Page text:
You can't find anything to put on the seat frame over the springs at JoAnn fabrics, you need to get something from an upholstery shop or upholstery supply. Read this thread: http://www.hotrodders.com/forum/re-p...at-143622.html.
The easiest thing to do to the frame before covering it is to wire brush it and spray Extend on it. That will turn the rust black and be good enough. It comes in aerosol cans. http://www.loctiteproducts.com/p/s_t...izer-Spray.htm
3-M spray glue like 3-M 74 or 3-M 77 will not work, you need something better like 3-M 08090 super trim adhesive, but no aerosol is as good as spray grade adhesives.
You can sew tweed material on a home sewing machine, but you need to get the biggest needle the machine can handle and also use at least size 69 thread. You will not be able to sew with sew foam on a home machine, but a simple bench seat sewing two layers of fabric together won't be a problem.
Why do you want to do this twice if you're on a budget? Do it right the first time and you save money in the long run. I will send you what you need for free if you pay the shipping and don't try to do it half as sed.
|10-07-2012 05:19 PM|
1. Clean and rattle can the frame. No point in letting it get worse!
2. You can use any heavy fabric to cover the frame. Factory used burlap, IIRC. Check the ends and pieces upholstery section. Who cares if it's girly pink, it's not going to show!
3. For the bottom of the seat, don't cut an sew. Get enough that you can "gift wrap" the bottom. I'm serious! Lay the cloth out good side down, put the seat in the center, then wrap the sides up, trim material (leave enough to make about an inch fold), then hog ring to the springs like the original material. You need some hog ring pliers and of course rings. If the upholstery section of the cloth shop doesn't have any try a hardware store (not Lowe's/Home Depot). If no luck Eastwood has them (Seat Repair Tools - Interior Repair). Heck, looks like Lowe's may have what you need (Shop Chain-Link Hog Ring Pliers at Lowes.com).
Here's the cheap way out:
You will have a couple angled folds on the side (just like a wrapped box!) but it won't look bad as long as it's a neat, straight fold. I've done complete rear seats like this, bottom and back. You just can't do the backs of the front seats this way.
Well, you can, if you make a hard back to cover it. I've seen that done. The hard back was a piece of thick cardboard covered with the material. It was fastened on with wires through holes and then through big buttons. Didn't look bad, and worked! The buttons were four hole. The wire went through two opposite each other, was twisted a couple times, then the ends pushed back through the other two holes.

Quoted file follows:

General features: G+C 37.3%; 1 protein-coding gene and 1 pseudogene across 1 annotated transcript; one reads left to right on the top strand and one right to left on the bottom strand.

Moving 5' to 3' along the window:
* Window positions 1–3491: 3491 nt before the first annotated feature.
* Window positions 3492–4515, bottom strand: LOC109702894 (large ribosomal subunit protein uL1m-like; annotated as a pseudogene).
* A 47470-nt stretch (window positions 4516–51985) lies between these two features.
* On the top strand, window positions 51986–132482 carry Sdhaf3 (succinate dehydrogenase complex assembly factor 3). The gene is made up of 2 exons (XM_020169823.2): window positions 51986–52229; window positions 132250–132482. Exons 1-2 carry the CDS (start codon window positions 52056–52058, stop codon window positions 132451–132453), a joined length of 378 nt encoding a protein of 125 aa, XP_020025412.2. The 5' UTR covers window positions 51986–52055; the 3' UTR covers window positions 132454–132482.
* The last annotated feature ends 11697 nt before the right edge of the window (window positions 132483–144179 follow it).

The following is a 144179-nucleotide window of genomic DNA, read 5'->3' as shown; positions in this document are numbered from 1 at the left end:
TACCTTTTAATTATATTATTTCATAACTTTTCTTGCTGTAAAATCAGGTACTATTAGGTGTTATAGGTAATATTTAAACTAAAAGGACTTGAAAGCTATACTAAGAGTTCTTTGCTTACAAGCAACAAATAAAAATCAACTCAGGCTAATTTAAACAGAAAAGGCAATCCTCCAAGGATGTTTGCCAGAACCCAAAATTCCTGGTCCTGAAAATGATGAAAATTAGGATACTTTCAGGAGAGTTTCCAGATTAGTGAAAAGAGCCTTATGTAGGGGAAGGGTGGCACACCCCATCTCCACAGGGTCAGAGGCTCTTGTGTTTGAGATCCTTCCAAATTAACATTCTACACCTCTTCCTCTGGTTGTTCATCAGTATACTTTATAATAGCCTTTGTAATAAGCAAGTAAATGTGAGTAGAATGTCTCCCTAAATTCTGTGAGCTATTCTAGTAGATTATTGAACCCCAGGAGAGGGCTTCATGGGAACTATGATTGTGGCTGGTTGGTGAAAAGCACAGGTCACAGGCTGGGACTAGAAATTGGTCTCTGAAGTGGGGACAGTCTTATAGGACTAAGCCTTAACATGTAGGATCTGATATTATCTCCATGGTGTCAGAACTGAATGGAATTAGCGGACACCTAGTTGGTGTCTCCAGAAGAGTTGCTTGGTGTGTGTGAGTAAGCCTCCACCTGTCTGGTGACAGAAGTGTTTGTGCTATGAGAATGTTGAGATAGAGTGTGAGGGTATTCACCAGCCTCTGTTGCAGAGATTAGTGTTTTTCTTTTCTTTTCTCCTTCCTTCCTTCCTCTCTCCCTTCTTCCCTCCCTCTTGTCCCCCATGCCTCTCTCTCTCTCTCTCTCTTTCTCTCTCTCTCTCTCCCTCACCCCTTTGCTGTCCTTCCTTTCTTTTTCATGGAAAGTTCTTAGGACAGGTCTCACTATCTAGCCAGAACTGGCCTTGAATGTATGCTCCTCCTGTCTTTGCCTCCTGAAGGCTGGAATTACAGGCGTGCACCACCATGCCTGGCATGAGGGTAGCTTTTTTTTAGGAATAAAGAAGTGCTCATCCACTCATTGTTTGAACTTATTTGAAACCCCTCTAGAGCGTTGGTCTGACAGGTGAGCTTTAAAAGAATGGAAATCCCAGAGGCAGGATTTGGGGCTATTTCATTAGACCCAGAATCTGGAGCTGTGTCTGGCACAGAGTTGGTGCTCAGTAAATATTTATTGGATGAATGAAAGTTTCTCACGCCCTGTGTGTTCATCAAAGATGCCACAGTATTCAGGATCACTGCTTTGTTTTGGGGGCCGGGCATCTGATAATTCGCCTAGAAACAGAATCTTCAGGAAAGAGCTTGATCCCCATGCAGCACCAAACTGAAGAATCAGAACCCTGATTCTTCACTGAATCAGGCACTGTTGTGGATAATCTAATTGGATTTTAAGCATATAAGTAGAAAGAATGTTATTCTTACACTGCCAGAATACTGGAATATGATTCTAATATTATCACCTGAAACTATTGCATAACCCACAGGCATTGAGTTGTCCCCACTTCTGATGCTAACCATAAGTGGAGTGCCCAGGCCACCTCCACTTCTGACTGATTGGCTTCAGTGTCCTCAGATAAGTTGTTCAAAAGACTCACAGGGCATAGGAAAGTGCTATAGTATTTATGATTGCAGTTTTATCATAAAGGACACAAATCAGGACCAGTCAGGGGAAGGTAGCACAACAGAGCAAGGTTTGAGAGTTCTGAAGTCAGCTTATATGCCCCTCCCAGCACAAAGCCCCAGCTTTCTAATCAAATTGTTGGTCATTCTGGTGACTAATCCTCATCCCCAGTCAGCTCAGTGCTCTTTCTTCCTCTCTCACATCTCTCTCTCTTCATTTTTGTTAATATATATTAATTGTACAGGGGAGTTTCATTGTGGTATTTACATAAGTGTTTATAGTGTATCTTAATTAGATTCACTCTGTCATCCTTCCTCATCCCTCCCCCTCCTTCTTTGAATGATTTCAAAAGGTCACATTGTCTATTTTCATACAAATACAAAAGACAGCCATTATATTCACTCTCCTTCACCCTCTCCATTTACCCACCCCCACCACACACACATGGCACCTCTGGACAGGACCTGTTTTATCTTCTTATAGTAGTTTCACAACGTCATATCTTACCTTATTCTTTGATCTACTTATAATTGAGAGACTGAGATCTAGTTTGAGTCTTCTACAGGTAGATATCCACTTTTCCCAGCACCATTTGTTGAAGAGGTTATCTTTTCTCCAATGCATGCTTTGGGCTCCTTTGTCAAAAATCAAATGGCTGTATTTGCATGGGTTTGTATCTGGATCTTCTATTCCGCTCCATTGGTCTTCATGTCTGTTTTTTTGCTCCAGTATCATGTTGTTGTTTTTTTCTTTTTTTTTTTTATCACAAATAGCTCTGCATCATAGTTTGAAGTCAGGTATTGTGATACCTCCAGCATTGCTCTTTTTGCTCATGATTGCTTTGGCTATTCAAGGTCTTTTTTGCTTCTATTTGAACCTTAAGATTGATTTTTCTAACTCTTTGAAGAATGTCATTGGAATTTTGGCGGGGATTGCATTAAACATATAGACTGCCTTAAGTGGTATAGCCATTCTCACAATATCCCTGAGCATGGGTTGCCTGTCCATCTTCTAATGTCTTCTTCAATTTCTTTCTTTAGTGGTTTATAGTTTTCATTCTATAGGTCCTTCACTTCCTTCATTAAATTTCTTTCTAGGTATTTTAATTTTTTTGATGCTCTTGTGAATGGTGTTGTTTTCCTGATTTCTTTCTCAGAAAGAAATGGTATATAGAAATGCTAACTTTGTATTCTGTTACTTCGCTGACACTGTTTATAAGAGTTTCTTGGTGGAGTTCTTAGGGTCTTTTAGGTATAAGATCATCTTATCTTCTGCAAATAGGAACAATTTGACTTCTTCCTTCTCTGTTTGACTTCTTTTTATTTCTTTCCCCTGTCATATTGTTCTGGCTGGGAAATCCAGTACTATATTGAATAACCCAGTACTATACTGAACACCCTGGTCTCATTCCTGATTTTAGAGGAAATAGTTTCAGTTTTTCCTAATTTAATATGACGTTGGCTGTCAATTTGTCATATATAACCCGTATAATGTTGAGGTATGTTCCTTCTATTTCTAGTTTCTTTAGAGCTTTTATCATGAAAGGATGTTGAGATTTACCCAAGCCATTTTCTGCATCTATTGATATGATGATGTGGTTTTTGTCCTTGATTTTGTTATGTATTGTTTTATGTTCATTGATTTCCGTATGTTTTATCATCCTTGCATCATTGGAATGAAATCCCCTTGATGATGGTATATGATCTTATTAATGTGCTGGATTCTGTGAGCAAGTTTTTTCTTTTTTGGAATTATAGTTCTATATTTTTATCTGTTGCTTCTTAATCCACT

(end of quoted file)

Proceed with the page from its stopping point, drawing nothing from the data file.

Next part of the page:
|10-07-2012 05:00 PM|
So it begins. Now being on a poor family man's budget aka NONE... I am tackeling nessicity for cruisability... In other words looks are not an issue but comfort and function are. The bottom of the drivers seat is completely devoid of functional padding. So today I took out the driver bottom seat spring assembly, Belive it or not it just lifts off the base frame, apparently it clips on to the base frame. I have stripped the Crap off of it and have a nice skeleton to work with.
#1 should I paint the old frame first? Cheap black spraypaint?
#2 What should I use to cover the frame first that is cheap and accesable at any fabric store like Jo-Ann fabrics?
#3 is 3m spray glue ok to join foam peices?
#4 any tips on sewing tweed like material on a typical home sewing machine?
Again some day I will have it upholstered properly but I need function right now.
|10-01-2012 09:47 AM|
Try this site: Seat Upholstery - EZ Boy Interiors Custom Seat Upholstery and Interior Products for automotive restoration and custom cars - Amesbury, MA
That is a retailer for Autocraft (autocraftinteriors.com) seat covers. J.C. Whitney used to sell them, but JCW has dumbed way down in recent years. Only mass market stuff.
I've used these seat covers several times. They can be used over the old upholstery or as total replacements. The instructions say to use something like 1/4" foam on the seats if you remove the old upholstery as they are made slightly oversize to snugly fit over the old. I've done it both ways. I like their tweed and vinyl (vinyl on back and around front and sides, tweed on seating surfaces). Looks "period" in the old 50s and early 60s cars.
If the springs aren't damaged in the Rambler seats you should be good to go. Those are some of the most comfortable bench seats you can find! Mine was way more comfortable than any newer car. If did eventually replace it with nice buckets, but sometimes I wish I hadn't. I do like the console though...
|09-24-2012 07:02 AM|
read dan's posts
Dan has posted lots of excellent interior information here on HR. Go to the forums button then down to interiors, Dan did a seat spring repair tutorial .
|09-23-2012 09:05 PM|
|DanTwoLakes||Check out this thread: http://www.hotrodders.com/forum/truc...al-118011.html and also this thread: http://www.hotrodders.com/forum/re-p...at-143622.html. That should tell you everything you need to know.|